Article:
However, it is difficult to disregard the legitimacy of Montgomery's upbringing as it relates to her crime. Indeed, they are inextricable from one another. When Montgomery was a young child, her older sister was raped and subsequently taken into foster care. No social worker ever came back to check on Montgomery who was living in what was undoubtedly a dangerous home environment. This lack of care by so-called protective systems had dire consequences. When Montgomery was 13, her stepfather raped her for the first time. As the rapes grew more consistent, he built a separate shed attached to the family’s trailer for the exclusive purpose of housing the act. Her stepfather invited his friends to take part, and young Montgomery suffered at the hands of these men, often all at once, for hours on end, year after year. As a teenager, Montgomery confided in her cousin, a sheriff, about these incestuous and paedophilic rapes, but he remained silent, holding any possibility of justice for Montgomery behind his sealed lips. Montgomery’s mother also contributed to her abuse; when she could not afford the bills or was unable to pay the services of various utility men, she offered up her daughter’s body instead — an offer seldom refused. When Montgomery was only 18, she was forced to marry her stepbrother who also violently contributed to her life of sexual torture.
At the time of the crime, Montgomery suffered from “bipolar disorder, temporal lobe epilepsy, complex post-traumatic stress disorder, dissociative disorder, psychosis, [and] traumatic brain injury”. What should have been emphasised during her sentencing trial but unjustly was not, was that a childhood like Montgomery’s has very real, dramatic effects on the survivor’s cognitive development and psychological state. A clear and vivid argument by her attorneys would have placed her in a legitimate position to be found not guilty by reason of insanity. Instead, during her original sentencing trial, Montgomery’s lawyers failed to connect her past abuse with her current pathology, and therefore missed an opportunity to show that sexual abuse trauma is a legitimate cause for “insanity” under the insanity defense.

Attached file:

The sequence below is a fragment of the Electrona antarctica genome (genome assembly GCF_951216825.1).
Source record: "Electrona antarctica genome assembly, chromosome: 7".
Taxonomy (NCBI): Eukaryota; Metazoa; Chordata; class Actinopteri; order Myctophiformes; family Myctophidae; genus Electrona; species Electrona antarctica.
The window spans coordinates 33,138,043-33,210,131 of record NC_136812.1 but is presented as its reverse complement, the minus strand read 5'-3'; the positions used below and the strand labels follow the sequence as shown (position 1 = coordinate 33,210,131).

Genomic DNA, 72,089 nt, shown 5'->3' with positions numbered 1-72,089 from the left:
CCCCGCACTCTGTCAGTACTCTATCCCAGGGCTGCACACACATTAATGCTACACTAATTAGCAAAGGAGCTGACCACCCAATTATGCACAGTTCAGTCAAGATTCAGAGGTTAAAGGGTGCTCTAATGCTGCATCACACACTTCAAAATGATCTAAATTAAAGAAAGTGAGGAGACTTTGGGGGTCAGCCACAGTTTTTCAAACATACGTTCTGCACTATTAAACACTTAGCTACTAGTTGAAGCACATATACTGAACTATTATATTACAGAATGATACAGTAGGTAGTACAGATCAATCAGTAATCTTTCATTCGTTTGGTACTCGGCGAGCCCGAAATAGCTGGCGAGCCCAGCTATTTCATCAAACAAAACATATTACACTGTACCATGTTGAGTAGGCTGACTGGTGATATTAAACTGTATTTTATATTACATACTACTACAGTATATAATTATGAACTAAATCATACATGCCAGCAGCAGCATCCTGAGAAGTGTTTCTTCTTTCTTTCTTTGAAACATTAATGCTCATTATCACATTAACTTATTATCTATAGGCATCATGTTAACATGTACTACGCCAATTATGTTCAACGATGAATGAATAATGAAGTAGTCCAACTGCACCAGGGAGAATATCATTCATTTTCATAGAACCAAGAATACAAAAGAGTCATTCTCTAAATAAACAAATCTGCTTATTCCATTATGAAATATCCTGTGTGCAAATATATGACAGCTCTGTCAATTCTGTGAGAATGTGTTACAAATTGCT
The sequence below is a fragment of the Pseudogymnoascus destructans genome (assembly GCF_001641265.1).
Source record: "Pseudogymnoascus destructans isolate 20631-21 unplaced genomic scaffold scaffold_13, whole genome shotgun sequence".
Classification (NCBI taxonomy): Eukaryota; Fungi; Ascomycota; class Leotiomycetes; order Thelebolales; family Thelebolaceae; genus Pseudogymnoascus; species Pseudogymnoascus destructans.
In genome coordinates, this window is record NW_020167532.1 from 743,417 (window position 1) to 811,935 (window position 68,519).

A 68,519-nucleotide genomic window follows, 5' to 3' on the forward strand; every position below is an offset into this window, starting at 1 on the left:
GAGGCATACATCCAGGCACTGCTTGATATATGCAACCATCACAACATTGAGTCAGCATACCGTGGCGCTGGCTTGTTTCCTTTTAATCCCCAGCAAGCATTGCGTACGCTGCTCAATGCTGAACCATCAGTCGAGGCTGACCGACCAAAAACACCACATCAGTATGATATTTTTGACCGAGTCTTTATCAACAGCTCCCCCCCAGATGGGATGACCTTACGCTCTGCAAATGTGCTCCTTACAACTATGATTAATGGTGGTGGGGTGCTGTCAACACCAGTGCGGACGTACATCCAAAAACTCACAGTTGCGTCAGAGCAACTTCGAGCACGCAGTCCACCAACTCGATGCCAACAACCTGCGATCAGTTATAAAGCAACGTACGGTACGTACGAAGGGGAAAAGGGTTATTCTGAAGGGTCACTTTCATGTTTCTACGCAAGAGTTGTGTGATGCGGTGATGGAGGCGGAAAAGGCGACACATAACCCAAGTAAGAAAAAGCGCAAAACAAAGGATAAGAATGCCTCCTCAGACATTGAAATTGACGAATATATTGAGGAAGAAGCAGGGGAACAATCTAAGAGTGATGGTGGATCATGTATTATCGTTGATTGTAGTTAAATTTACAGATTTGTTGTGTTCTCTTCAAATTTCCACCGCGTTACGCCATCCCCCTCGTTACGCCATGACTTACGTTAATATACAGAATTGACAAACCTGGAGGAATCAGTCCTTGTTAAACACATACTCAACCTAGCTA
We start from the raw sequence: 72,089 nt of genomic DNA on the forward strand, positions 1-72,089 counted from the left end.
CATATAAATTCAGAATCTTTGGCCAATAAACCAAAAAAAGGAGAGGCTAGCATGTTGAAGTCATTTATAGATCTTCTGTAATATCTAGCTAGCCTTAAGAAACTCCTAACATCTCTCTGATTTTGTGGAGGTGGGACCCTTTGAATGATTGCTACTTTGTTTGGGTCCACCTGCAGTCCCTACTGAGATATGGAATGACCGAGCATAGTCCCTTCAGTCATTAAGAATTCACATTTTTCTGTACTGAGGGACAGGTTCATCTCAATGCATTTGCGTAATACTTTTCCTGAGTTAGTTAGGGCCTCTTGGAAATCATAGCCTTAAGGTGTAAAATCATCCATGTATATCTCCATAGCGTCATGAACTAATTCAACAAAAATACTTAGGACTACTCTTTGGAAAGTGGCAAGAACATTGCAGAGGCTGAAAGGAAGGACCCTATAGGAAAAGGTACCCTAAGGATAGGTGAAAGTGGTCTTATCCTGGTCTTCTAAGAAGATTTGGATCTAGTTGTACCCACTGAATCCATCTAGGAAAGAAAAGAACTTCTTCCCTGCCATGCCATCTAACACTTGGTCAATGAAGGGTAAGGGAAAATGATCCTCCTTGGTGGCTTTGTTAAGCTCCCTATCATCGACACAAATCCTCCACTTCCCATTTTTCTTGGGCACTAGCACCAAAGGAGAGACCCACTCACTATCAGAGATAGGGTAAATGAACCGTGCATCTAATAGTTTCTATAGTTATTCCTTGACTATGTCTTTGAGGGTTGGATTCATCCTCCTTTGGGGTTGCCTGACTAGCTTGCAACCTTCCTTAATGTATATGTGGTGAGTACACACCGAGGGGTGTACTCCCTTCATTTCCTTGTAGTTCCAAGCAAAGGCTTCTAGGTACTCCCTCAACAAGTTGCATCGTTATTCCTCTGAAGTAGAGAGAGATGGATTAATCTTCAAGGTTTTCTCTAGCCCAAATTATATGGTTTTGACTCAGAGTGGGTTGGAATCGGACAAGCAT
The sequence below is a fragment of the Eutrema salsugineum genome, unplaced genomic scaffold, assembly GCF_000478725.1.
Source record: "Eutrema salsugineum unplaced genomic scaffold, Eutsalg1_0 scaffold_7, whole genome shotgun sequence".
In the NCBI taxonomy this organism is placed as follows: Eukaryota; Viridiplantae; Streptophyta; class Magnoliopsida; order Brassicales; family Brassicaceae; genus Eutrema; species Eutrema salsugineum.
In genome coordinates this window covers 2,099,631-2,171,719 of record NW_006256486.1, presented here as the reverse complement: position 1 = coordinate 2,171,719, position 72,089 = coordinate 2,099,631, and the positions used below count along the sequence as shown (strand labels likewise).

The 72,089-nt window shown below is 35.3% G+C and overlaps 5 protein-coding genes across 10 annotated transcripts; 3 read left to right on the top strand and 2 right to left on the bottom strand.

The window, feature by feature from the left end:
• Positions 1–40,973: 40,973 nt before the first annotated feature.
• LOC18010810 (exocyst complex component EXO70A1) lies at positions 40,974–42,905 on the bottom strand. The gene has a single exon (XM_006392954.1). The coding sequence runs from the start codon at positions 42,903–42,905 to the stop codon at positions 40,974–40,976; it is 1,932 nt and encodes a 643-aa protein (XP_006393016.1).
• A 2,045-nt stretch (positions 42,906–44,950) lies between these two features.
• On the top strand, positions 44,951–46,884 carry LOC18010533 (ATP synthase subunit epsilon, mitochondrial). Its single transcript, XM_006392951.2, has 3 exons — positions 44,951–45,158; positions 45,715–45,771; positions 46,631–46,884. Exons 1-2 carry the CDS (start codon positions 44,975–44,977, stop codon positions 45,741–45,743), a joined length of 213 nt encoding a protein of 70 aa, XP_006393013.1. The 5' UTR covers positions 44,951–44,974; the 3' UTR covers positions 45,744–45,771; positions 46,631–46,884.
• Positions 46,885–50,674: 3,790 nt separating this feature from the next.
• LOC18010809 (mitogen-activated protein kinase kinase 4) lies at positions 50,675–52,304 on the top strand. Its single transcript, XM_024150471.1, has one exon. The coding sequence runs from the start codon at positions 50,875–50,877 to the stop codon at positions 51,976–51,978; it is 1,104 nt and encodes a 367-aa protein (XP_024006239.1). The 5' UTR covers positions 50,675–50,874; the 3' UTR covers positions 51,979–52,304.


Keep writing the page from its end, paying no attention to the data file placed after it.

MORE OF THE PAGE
Drawing this link would have not only helped Montgomery, but would have advocated for all abuse survivors who commit crimes, and perhaps set a strong precedent for future cases involving the insanity defense. Recent studies working to draw this link demonstrate that any type of sexual assault or abuse, particularly repeated offences during childhood, can cause psychological trauma. This impacts brain development and can cause lifetime psychopathology. These studies further support the fact that childhood sexual abuse has physical effects on the brain, noting that the “etiologic abnormalities of psychological trauma” caused by childhood sexual abuse involve similar neurobiological pathogenies to those involved in abnormalities caused by traumatic brain injury. Had sexual abuse been seen as a legitimate cause of “insanity,” the jury might have been shown Montgomery’s MRI and PET scans which illustrated brain damage and dysfunction.
If Montgomery’s original attorneys had presented her full story under the insanity defense, it would have helped humanise her and perhaps incriminate the system whose failures created her. Montgomery’s most recent lawyers — a team of all women — worked tirelessly to illustrate the failures and injustices Montgomery faced all her life, including in her sentencing trial. Her execution was another system failure rooted in gender inequity. To better advocate for and support survivors of sexual abuse, the justice system must not only recognise the validity of abuse-related trauma in the insanity defense but also the interrelatedness between the justice and mental health systems, sexual abuse, and the pervasive gendered inequalities that underpin them all.
If your or anyone you know is a victim of sexual assault, please contact the Rape Crisis Hotline at 08088010302 or the Fife Rape and Sexual Assault Centre at 01592642336.